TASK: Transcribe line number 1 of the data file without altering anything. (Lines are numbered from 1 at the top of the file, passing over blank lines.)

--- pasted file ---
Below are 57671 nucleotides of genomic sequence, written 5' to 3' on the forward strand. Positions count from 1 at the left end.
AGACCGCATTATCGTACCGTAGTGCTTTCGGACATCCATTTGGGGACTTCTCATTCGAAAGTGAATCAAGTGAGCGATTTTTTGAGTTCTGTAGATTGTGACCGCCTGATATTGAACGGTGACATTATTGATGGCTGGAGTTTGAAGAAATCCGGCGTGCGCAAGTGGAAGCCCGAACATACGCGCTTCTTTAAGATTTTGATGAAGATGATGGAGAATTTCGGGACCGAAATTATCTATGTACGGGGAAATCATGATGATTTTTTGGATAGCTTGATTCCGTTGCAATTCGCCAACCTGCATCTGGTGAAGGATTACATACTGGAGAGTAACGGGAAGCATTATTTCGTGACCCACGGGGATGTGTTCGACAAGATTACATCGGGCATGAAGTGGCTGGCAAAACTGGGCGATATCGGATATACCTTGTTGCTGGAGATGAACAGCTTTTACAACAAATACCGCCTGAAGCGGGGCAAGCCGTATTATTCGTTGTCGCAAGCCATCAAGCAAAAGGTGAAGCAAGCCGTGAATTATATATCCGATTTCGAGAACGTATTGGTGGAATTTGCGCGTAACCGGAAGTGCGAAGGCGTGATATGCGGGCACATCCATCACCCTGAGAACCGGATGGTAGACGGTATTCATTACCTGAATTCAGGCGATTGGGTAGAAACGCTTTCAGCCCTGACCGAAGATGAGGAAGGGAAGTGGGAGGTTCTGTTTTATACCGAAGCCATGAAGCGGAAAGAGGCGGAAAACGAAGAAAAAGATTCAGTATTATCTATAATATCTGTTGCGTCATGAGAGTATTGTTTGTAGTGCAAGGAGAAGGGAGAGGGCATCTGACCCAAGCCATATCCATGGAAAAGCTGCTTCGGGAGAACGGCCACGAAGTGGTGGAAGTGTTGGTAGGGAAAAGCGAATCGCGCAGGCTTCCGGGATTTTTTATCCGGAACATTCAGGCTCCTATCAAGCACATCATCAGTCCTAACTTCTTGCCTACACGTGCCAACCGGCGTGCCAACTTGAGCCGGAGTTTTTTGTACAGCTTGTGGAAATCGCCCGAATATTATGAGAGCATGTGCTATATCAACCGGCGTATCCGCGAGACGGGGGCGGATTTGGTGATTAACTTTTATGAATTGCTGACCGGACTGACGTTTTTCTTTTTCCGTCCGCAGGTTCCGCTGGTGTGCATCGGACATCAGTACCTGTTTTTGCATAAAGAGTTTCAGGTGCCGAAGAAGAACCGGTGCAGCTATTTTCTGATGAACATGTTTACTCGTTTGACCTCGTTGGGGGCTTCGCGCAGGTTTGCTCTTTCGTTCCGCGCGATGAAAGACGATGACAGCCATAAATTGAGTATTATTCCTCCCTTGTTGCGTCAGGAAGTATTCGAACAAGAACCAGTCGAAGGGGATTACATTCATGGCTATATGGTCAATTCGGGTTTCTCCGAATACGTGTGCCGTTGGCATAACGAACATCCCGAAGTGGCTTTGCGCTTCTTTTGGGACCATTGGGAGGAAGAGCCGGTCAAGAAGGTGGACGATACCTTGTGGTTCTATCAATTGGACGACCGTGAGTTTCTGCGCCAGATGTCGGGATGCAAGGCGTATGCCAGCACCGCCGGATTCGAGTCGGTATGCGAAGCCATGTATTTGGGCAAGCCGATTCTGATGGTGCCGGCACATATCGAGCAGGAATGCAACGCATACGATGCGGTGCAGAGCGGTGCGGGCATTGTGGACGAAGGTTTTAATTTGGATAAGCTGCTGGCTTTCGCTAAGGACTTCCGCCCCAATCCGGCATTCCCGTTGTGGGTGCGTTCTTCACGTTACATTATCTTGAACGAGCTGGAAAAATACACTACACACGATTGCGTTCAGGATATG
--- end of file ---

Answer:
Below are 57671 nucleotides of genomic sequence, written 5' to 3' on the forward strand. Positions count from 1 at the left end.